The Outback: Australia's Wild Interior
The Outback. Australia's vast, sparsely populated interior where the way of life is dictated by the often harsh and unforgiving environment. A place of incredible natural beauty, rich in wildlife, and the traditional lands of our Aboriginal People.
For many Australians, the idea of the Outback inspires a certain yearning - it is a piece of the puzzle that makes up our shared identity, and we sense that spending time in the remotes, would deepen our understanding of our country and ourselves. For international travellers, the draw of the endless 'nothingness' is often as compelling as the dramatic terrain, a place where you can drive for days without seeing a traffic light, and lose yourself in the glorious remoteness of being far from anywhere and everywhere.
From the breathtaking landscapes, to the incredible wildlife and remarkable people who call it home, the Outback is a destination that will quieten your mind, while stirring your soul. Here are five essential experiences to have in the Australian Outback.
Spend Time with a Stockman
Some of the most enduring imagery in Australia's history revolves around that of the Stockman. Tough as nails and with a level of horsemanship that is nothing short of awe-inspiring, this hardy character has inspired everything from Banjo Paterson's famous poem "The Man from Snowy River" to Hugh Jackman's character of a drover in the movie "Australia". Our itinerary, Indigenous & Wild QLD, gives you the opportunity to spend several days with a stockman as you explore wild areas of bushland including the exclusive "Pinnacle Trail". There will be plenty of time to compare lives, and learn about this fascinating lifestyle. You will also visit a working cattle station where if you are lucky, you will get to experience a cattle muster first hand. Feel the ground shake with the thunder of thousands of hooves of running cattle, as they are mustered both with helicopters and on horseback.
Sleep Under a Canopy of Stars
Picture this. After an exciting day of exploring, you arrive at your camp, overlooking a stunning gorge. While your hosts prepare dinner, you wash off the days red dirt with a hot bush shower, then drink some billy tea and share a few yarns by the fire while the sounds of the Yigi Yigi (didjeridoo) echo through the valley. The sunset dazzles then fades and you are left with a canopy of a millions of stars, and your choice of the bed in your luxurious tent, or your swag. Sleeping under the stars is a true highlight of any trip to the Outback and at Crooked Compass, we ensure that you have so many creature comforts you will almost forget you are camping. Five star? How about five billion stars?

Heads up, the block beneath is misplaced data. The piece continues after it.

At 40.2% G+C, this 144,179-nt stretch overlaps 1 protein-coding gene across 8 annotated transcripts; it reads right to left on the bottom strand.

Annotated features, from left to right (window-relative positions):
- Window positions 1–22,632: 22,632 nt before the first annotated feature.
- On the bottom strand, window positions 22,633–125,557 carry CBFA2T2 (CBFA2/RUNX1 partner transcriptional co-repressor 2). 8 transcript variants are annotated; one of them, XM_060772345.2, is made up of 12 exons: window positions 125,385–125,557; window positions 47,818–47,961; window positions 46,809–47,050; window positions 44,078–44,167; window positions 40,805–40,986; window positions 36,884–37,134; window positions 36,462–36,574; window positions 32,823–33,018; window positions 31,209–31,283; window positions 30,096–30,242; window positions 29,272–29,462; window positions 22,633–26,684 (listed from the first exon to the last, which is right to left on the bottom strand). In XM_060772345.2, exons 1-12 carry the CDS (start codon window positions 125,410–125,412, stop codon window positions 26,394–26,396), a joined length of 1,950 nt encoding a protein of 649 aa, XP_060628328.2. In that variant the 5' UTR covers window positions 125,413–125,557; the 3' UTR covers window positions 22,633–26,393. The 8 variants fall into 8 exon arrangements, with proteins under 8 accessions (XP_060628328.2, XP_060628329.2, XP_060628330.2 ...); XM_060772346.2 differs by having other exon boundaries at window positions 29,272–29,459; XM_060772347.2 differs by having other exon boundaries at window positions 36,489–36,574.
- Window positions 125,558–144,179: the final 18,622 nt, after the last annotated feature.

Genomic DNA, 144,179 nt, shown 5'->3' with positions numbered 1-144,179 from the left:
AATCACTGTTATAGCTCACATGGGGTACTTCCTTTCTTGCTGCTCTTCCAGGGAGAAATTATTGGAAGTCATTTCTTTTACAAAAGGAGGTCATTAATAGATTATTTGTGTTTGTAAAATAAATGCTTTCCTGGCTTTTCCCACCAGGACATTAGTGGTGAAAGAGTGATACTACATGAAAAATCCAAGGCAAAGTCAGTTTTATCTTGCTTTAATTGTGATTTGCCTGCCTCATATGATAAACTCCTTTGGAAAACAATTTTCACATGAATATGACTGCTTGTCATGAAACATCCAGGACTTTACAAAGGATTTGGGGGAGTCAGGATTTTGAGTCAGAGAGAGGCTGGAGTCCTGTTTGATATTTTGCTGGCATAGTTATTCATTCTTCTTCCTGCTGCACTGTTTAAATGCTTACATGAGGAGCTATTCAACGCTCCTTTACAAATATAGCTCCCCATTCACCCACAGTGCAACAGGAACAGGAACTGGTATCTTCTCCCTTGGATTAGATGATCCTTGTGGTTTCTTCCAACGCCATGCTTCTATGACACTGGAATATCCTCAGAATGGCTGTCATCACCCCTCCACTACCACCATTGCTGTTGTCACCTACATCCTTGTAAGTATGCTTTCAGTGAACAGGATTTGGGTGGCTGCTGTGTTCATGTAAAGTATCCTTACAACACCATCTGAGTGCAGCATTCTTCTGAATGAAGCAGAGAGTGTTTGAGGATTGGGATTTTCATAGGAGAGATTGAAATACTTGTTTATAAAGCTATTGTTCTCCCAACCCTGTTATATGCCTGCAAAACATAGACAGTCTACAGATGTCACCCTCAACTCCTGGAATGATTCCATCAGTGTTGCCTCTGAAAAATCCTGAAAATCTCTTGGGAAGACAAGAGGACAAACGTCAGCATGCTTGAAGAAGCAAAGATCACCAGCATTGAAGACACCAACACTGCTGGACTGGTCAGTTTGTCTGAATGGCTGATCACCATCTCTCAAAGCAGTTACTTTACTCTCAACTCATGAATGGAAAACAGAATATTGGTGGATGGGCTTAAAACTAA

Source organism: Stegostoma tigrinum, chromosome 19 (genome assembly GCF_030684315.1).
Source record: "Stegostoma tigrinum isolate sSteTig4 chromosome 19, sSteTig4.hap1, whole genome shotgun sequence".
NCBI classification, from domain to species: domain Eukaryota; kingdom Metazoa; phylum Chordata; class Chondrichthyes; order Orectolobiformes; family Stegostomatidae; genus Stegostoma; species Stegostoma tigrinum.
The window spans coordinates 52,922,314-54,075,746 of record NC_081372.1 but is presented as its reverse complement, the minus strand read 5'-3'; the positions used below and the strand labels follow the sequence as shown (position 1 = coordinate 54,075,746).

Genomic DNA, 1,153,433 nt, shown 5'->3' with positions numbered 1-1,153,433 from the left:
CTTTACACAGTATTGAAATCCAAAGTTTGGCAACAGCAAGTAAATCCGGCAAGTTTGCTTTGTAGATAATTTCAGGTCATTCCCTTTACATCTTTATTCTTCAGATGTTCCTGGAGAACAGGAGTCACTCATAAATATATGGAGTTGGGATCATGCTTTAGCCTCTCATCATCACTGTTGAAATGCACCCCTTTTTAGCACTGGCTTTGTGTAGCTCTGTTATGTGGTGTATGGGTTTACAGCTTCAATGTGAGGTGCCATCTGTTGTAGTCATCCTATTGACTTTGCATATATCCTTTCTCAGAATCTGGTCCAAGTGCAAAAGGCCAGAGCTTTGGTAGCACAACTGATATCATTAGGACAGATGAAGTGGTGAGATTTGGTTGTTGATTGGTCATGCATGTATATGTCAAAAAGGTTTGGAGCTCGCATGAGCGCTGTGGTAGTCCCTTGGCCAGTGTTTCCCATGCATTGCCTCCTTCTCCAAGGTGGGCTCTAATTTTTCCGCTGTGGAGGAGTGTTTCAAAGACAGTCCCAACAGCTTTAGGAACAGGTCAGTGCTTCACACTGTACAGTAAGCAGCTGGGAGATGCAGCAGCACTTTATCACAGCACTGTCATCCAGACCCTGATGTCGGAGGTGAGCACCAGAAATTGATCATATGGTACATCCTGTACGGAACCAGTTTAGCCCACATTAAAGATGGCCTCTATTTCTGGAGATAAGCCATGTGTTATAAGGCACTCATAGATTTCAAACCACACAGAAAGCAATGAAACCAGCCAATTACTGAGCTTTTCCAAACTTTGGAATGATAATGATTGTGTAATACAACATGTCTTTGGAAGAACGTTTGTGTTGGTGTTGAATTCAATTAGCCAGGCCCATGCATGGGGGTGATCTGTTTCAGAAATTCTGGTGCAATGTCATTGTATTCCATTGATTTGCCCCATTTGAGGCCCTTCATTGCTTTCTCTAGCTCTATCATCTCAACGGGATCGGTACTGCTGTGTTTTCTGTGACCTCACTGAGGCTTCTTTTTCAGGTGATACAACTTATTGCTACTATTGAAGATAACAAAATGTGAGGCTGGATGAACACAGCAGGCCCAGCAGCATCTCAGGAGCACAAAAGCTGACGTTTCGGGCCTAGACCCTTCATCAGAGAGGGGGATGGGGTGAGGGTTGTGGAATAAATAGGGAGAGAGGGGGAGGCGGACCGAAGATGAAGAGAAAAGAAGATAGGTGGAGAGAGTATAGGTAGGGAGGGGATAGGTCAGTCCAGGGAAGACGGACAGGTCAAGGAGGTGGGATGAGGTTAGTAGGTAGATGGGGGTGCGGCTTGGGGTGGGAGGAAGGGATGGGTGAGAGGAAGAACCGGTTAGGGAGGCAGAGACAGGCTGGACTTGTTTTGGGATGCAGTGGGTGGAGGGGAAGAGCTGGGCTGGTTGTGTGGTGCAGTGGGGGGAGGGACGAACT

Learn about the Land
The Outback is the perfect place to learn about Australia's Indigenous people, the first inhabitants of the land that can be traced back over 40,000 years. All our journeys to the Outback include spending exclusive time with a certified Indigenous guide, who will be excited to show you the world through their eyes. You will be awed by caves of Aboriginal art that can be traced back to ancient times or be guided through bushland learning as you understand how the food and medicine can all be obtained from the land around you.
Unplug and Unwind
Being far from civilisation gives you the best possible excuse to unplug, and give the beauty of your natural surroundings a chance to wash over you. Whether it be lazing by a waterhole after a gourmet picnic lunch, or enjoying wine and cheese before your carefully prepared outdoor dinner is served, we want your trip to be a chance for your to relax and unwind. Listen to the sounds of nature, keep your eyes peeled for the native wildlife, and lose yourself in your stunning surrounds. We will take care of all the details and free you up to focus on enjoying yourself.
Share a Yarn with the Locals at an Outback Pub
All this exploring can make a person thirsty, and there is no better place to have a refreshing beverage and a good old chin-wag with some locals then at an Outback pub. These watering holes are almost guaranteed to have some characters willing to share a yarn or two with you, generally with some slight embellishments for maximum entertainment and great countertop meals. The pub has been a part of the Australian culture since the First Fleet arrived in 1788, with illegal pubs known as "sly-grogs" established immediately, and the first legal pubs opening approximately eight years later. In the Outback, the pub often serves as the hub and meeting place of the community, and an escape from the dust, heat and flies. A perfect place to reminisce about your Outback adventure!
Dreaming of exploring the Outback? Explore our range of small group tours to make this experience yours!
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